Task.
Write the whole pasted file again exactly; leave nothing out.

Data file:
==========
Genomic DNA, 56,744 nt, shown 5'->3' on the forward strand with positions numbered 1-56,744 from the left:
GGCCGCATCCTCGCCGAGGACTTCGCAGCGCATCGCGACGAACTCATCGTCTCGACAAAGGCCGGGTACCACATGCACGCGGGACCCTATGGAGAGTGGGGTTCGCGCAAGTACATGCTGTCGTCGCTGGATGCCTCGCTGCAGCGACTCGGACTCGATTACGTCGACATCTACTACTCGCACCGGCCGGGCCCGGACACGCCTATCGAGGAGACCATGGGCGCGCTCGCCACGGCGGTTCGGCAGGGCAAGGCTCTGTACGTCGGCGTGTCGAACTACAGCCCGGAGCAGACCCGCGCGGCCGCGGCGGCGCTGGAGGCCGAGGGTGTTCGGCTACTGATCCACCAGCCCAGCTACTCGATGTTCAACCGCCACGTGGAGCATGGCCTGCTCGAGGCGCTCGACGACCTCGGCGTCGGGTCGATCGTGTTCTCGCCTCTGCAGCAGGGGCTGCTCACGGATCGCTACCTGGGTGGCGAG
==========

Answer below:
Genomic DNA, 56,744 nt, shown 5'->3' on the forward strand with positions numbered 1-56,744 from the left:
GGCCGCATCCTCGCCGAGGACTTCGCAGCGCATCGCGACGAACTCATCGTCTCGACAAAGGCCGGGTACCACATGCACGCGGGACCCTATGGAGAGTGGGGTTCGCGCAAGTACATGCTGTCGTCGCTGGATGCCTCGCTGCAGCGACTCGGACTCGATTACGTCGACATCTACTACTCGCACCGGCCGGGCCCGGACACGCCTATCGAGGAGACCATGGGCGCGCTCGCCACGGCGGTTCGGCAGGGCAAGGCTCTGTACGTCGGCGTGTCGAACTACAGCCCGGAGCAGACCCGCGCGGCCGCGGCGGCGCTGGAGGCCGAGGGTGTTCGGCTACTGATCCACCAGCCCAGCTACTCGATGTTCAACCGCCACGTGGAGCATGGCCTGCTCGAGGCGCTCGACGACCTCGGCGTCGGGTCGATCGTGTTCTCGCCTCTGCAGCAGGGGCTGCTCACGGATCGCTACCTGGGTGGCGAG